The moral of the story is this.  By and large, people aren’t going to burn out and be driven away by hard or unpleasant work alone.  They’ll burn out and be driven away by work that they think is stupid.  So if you’re focused on retention and morale, pay specific attention not so much to whether people are doing grunt work but rather the value (or lack thereof) they perceive in the work.

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Programmer IS A Career Path, Thank You

If you’re a programmer, think back for a moment to the first time you hear the career question. You know the one I mean, even if you don’t recognize it as the question: “do you see yourself on the architect track or the management track?” Caught off guard, you panic momentarily as you feel that you have about 5 seconds to decide whether your long term future involves lots of UML diagrams and flow charts or whether it involves lots of Power Point presentations and demanding TPS reports from underlings. If you’re like most, and you were to answer honestly, you’d probably say, “neither, really, because I kind of like writing code.” But you don’t give that answer (I never did) because you’d effectively be responding to a career development question with, “I have no interest in career development.” But let’s put a pin in that for a moment.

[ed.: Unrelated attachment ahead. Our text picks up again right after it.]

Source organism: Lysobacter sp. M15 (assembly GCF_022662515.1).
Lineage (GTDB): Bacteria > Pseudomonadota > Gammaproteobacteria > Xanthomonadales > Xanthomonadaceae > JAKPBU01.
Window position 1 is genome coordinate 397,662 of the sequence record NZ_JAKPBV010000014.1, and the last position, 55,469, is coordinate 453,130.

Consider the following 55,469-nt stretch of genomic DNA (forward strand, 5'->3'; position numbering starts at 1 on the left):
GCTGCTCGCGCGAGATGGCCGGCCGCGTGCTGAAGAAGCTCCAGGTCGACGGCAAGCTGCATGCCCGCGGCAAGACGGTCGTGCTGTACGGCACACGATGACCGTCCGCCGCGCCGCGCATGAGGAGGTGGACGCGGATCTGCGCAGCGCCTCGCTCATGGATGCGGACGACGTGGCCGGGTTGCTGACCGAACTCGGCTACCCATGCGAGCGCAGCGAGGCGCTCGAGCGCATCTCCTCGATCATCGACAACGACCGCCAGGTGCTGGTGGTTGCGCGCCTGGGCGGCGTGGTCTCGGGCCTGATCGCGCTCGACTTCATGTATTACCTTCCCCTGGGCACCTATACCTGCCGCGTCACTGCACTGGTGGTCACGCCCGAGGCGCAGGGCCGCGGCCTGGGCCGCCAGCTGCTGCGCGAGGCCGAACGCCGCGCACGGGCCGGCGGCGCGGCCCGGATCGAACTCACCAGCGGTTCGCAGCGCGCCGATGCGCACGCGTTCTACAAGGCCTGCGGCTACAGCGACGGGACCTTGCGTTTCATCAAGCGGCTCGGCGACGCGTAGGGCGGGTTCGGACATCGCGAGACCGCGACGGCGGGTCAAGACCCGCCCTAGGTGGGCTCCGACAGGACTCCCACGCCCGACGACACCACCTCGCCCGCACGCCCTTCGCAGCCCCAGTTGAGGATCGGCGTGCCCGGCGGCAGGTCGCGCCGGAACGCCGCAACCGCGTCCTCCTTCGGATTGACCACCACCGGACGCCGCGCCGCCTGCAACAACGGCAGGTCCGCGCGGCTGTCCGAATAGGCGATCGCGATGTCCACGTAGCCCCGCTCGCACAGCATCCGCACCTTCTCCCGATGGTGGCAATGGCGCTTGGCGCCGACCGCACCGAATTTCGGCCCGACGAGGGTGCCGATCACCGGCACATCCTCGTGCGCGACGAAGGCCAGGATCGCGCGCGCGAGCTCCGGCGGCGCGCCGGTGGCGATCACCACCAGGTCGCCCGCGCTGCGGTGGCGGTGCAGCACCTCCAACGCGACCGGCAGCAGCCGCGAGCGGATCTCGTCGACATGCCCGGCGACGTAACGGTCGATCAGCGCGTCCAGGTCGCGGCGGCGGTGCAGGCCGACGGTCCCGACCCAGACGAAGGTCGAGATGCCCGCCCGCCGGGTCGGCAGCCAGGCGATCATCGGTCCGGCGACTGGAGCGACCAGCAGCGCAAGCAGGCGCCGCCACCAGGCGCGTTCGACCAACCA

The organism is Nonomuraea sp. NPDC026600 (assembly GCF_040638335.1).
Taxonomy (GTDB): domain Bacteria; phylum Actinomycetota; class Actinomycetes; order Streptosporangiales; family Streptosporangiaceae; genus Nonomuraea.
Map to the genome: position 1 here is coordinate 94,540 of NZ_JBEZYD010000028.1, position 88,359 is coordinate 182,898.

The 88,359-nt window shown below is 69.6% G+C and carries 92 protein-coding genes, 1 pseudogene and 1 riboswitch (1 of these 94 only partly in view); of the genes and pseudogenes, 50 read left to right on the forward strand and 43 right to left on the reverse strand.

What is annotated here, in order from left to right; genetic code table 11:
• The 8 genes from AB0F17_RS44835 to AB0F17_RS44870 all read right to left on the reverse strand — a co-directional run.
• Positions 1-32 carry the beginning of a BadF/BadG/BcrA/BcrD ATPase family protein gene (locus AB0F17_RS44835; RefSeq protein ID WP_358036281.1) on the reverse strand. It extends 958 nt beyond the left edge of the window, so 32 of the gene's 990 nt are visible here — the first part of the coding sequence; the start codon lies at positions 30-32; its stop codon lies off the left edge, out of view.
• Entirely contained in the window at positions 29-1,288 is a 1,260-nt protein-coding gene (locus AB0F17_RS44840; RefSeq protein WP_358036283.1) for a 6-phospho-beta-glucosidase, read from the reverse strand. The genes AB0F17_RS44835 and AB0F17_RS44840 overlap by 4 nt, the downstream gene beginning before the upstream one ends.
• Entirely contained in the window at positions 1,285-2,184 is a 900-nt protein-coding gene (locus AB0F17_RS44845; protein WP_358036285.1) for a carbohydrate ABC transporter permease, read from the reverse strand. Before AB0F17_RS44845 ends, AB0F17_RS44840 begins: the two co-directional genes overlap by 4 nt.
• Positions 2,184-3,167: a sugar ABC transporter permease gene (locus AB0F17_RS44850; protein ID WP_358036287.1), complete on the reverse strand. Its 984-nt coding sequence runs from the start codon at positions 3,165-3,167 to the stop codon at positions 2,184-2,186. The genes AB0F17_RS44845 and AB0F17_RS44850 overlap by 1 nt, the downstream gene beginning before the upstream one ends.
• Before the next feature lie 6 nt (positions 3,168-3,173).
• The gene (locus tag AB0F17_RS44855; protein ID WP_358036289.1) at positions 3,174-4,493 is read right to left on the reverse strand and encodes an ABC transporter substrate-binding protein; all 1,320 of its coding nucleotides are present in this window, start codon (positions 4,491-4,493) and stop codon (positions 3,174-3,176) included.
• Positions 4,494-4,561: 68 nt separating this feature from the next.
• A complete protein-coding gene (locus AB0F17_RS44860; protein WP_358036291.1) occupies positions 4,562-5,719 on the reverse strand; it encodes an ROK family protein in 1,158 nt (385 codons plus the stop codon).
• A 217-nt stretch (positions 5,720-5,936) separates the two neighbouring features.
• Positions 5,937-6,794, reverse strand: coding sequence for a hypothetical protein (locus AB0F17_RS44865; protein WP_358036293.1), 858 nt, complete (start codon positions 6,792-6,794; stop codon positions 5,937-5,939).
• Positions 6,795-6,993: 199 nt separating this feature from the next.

Imagine a kid going to law school and graduating to go work at a law firm somewhere as an associate, doing whatever it is that associates do. Now imagine a conversation where a partner at the firm pulls this associate aside and says, “so, have you thought about your future? Do you see yourself as more of a partner in the firm, continuing to practice law, or do you see yourself as more of a lawyer-manager?” I imagine the response would be, “what on Earth are you talking about? I’m a lawyer. I want to practice law and be a partner. What else is there?”

Why is it okay (or would it be okay, since this conversation would never actually take place) for an ambitious lawyer to say, “I just want to be a lawyer” and not for an ambitious programmer to say, “I just want to be a programmer?” For the purposes of this post, I’m going to leave that question as rhetorical one. I’m actually going to answer it at length in the book that I’m starting to write, but until the publication date, I’ll leave the why as an exercise for the reader and just posit that it should also be okay for a programmer to say this.

I’d like to see a culture change, and I think it starts with our current generation of programmers. We need to make it okay to say, “I just want to be a programmer.” Right now, the only option is to ‘graduate’ from programming because failure to do so is widely construed as failure to advance in your career. If you become a line manager (or the diet version, project manager), you stop writing code and become the boss. If you become an architect, you kinda-sort-usually-mostly stop writing code and kinda-sort-sometimes-maybe become sorta like a boss. But however you slice it, organizational power and writing code have historically been mutually exclusive. You can play around with teh codez early in your career, but sooner or later, you have to grow up, take your hands off the keyboard, and become a boss. You have to graduate or risk being the metaphorical ‘drop-out’ with the title “Super Principal Fellow Engineer,” who looks great on paper but is generally ignored or smiled at indulgently.